"A Faithful Attempt" is designed to showcase a variety of K-12 art lessons, the work of my art students, as well as other art-related topics. Projects shown are my take on other art teacher's lessons, lessons found in books or else designed by myself.
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LAND ACKNOWLEDGEMENT I acknowledge, with deep respect, that I am gathered on Treaty 7 territory. I acknowledge the many First Nations, M├ętis and Inuit whose footsteps have marked these lands for generations. I respect the histories, languages and cultures all the Indigenous peoples of Canada, whose presence continues to enrich our community.

Wednesday, December 18, 2013

"What Does the Fox Say?" Drawings

This was a fun 'extra' project perfect for the last week of school before the December holidays. It's based on the viral video/song "What Does the Fox Say?" by the hilarious Norwegian comedy duo Ylvis

The tune was so catchy and cute and the kids were singing it all the time -so I thought I could make a fun art project out of it. I chatted with the kids about what a fox does sound like (because honestly, who really knows?! I sure didn't! haha). Then we watched videos of actual fox sounds (there's alot of Yotube- wow- it's a really disturbing sound! haha)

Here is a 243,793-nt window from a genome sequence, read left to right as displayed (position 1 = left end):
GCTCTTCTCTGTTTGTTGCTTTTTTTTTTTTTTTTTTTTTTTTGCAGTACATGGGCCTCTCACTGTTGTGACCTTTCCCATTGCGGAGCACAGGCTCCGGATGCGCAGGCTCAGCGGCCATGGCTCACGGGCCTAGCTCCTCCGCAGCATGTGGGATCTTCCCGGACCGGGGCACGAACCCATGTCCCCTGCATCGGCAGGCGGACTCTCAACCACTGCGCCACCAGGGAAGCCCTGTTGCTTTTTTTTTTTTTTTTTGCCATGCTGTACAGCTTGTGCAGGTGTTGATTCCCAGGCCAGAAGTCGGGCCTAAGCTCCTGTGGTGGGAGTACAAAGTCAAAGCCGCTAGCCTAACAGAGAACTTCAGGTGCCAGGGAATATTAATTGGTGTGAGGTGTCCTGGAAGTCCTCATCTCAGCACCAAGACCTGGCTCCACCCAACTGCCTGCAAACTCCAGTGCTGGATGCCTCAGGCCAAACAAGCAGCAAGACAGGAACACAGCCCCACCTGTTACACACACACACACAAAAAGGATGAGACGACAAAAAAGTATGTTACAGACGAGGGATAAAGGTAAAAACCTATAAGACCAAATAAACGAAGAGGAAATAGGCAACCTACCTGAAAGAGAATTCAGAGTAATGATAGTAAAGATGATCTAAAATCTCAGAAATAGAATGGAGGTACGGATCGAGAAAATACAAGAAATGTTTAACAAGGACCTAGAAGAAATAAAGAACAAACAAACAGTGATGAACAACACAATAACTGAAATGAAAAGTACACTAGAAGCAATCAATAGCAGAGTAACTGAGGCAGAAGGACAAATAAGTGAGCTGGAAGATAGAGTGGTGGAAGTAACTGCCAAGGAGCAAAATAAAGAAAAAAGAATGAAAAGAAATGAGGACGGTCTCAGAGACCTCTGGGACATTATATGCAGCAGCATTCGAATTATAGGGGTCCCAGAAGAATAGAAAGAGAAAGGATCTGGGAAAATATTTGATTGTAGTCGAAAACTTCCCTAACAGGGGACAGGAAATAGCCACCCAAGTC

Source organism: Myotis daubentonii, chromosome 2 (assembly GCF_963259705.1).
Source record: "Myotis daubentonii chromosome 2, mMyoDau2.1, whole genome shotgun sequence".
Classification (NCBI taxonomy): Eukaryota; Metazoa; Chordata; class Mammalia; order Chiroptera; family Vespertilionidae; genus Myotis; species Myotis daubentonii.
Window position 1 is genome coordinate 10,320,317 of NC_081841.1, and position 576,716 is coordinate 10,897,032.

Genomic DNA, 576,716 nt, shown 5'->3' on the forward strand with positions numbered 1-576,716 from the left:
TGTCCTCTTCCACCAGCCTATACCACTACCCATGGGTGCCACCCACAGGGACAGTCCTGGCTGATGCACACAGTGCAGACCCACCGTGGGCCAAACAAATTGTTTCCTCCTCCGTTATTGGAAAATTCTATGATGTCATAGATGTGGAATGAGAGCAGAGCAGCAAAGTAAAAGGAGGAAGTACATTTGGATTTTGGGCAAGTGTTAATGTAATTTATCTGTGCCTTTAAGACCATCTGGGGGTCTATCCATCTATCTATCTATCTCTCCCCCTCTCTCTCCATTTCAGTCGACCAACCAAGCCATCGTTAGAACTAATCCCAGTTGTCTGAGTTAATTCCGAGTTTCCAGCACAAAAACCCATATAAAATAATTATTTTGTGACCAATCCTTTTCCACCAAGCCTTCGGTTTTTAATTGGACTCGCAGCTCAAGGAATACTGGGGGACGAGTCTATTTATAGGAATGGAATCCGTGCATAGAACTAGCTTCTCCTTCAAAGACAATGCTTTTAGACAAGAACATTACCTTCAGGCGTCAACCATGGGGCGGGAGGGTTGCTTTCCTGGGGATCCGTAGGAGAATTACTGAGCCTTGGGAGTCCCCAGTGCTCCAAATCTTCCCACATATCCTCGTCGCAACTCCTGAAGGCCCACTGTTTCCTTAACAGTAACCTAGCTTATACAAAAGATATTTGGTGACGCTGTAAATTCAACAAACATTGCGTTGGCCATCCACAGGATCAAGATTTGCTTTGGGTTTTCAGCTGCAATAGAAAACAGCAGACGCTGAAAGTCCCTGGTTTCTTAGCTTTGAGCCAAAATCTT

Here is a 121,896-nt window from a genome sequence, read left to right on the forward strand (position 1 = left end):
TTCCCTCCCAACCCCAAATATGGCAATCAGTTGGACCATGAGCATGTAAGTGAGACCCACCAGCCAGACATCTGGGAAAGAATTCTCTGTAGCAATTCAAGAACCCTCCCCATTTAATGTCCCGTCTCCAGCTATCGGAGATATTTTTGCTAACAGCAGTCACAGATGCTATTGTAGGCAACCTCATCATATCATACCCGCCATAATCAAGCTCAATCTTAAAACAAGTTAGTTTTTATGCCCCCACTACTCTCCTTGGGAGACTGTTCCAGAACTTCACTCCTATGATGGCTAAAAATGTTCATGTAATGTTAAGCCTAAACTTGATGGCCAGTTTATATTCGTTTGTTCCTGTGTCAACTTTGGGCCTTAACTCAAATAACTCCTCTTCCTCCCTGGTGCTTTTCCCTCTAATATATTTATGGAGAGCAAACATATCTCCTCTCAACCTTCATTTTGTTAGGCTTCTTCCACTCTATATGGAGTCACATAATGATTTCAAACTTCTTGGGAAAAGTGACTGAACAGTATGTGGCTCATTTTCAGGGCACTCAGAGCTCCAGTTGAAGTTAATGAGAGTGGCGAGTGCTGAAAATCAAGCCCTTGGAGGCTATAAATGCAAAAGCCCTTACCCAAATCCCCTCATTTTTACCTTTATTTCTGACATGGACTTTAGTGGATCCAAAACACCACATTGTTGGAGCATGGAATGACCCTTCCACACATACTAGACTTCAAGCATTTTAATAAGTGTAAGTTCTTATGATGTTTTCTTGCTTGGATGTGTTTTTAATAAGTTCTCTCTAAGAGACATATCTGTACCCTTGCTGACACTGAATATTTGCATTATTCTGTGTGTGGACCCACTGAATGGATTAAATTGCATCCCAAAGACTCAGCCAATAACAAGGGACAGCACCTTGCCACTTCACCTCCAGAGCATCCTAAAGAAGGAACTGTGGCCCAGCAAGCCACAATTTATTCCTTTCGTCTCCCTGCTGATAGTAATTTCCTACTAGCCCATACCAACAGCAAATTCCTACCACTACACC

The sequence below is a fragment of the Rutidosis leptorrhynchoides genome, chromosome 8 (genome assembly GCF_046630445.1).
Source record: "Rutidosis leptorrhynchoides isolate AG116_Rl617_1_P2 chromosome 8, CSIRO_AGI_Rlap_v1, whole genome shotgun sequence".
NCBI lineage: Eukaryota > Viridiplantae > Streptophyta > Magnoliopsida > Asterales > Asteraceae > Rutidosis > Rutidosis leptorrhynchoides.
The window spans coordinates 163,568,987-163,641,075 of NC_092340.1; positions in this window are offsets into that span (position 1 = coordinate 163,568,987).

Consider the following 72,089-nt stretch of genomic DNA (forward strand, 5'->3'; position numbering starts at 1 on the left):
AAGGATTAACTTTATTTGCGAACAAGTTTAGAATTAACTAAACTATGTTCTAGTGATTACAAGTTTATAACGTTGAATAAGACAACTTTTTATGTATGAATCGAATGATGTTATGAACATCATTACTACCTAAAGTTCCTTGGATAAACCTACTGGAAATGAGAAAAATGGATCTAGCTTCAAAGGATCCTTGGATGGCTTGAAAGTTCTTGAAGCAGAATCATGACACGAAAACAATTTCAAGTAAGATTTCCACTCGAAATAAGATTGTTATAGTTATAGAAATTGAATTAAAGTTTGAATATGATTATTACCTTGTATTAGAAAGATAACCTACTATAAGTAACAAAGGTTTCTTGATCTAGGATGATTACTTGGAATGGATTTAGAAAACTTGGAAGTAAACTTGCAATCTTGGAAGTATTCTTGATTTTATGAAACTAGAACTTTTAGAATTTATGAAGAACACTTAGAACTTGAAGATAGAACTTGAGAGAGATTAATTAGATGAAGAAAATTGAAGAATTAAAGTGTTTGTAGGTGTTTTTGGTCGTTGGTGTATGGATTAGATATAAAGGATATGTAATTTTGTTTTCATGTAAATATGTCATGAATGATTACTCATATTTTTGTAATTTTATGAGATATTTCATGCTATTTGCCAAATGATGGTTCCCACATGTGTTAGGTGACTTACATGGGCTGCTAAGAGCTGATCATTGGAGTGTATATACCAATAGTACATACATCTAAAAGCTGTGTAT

So I demo-ed how to do some simple fox drawings after discussing fox features (pointy nose, distinctive fur markings, fluffy tail, etc.) I realized it's actually quite tricky to draw a fox so it doesn't look like a cat or a weird cat/raccoon/dog hybrid ;)
Kids drew these in pencil, outlined with a black marker and then coloured (crayons, watercolours or coloured pencils all work well). Then they had to add a speech bubble of what they thought a 'fox says'. 
Warning- the song will be in your head ALL DAY if you do this project!! 

Saturday, November 30, 2013

Winter Styrofoam Prints

Styrofoam prints are always a sure-fire hit with kids. They're pretty easy to make as well; you just need to set up some effective printing stations.
For these prints created by Grade 2 students, they first drew a winter scene 
into a piece of styrofoam with a dull pencil.

Once the drawing was finished, using a foam brush, students painted over the styro with white acrylic paint. Place a piece of coloured paper on top (choose something darker for contrast) and rub firmly with a brayer, a rolling pin or simply your hand. Peel off carefully and students will be amazed!